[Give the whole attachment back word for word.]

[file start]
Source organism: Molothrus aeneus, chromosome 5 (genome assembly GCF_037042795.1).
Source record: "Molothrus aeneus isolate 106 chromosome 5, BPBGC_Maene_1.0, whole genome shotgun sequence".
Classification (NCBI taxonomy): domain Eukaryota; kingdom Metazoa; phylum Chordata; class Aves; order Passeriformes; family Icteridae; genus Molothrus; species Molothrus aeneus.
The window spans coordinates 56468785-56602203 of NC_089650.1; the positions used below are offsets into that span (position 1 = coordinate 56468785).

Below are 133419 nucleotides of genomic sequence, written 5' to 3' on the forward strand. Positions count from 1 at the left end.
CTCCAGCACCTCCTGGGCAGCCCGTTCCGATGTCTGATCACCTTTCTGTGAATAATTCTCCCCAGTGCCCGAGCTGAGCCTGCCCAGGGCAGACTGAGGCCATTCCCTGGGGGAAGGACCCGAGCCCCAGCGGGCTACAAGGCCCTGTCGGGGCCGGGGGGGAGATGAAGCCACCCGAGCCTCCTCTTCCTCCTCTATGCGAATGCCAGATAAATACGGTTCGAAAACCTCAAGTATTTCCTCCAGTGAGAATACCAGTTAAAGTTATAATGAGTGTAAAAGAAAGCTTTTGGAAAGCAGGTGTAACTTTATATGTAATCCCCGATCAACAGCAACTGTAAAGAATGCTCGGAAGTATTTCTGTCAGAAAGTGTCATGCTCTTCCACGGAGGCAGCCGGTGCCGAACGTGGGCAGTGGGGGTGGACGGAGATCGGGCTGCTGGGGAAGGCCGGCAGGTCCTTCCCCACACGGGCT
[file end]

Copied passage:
Source organism: Molothrus aeneus, chromosome 5 (genome assembly GCF_037042795.1).
Source record: "Molothrus aeneus isolate 106 chromosome 5, BPBGC_Maene_1.0, whole genome shotgun sequence".
Classification (NCBI taxonomy): domain Eukaryota; kingdom Metazoa; phylum Chordata; class Aves; order Passeriformes; family Icteridae; genus Molothrus; species Molothrus aeneus.
The window spans coordinates 56468785-56602203 of NC_089650.1; the positions used below are offsets into that span (position 1 = coordinate 56468785).

Below are 133419 nucleotides of genomic sequence, written 5' to 3' on the forward strand. Positions count from 1 at the left end.
CTCCAGCACCTCCTGGGCAGCCCGTTCCGATGTCTGATCACCTTTCTGTGAATAATTCTCCCCAGTGCCCGAGCTGAGCCTGCCCAGGGCAGACTGAGGCCATTCCCTGGGGGAAGGACCCGAGCCCCAGCGGGCTACAAGGCCCTGTCGGGGCCGGGGGGGAGATGAAGCCACCCGAGCCTCCTCTTCCTCCTCTATGCGAATGCCAGATAAATACGGTTCGAAAACCTCAAGTATTTCCTCCAGTGAGAATACCAGTTAAAGTTATAATGAGTGTAAAAGAAAGCTTTTGGAAAGCAGGTGTAACTTTATATGTAATCCCCGATCAACAGCAACTGTAAAGAATGCTCGGAAGTATTTCTGTCAGAAAGTGTCATGCTCTTCCACGGAGGCAGCCGGTGCCGAACGTGGGCAGTGGGGGTGGACGGAGATCGGGCTGCTGGGGAAGGCCGGCAGGTCCTTCCCCACACGGGCT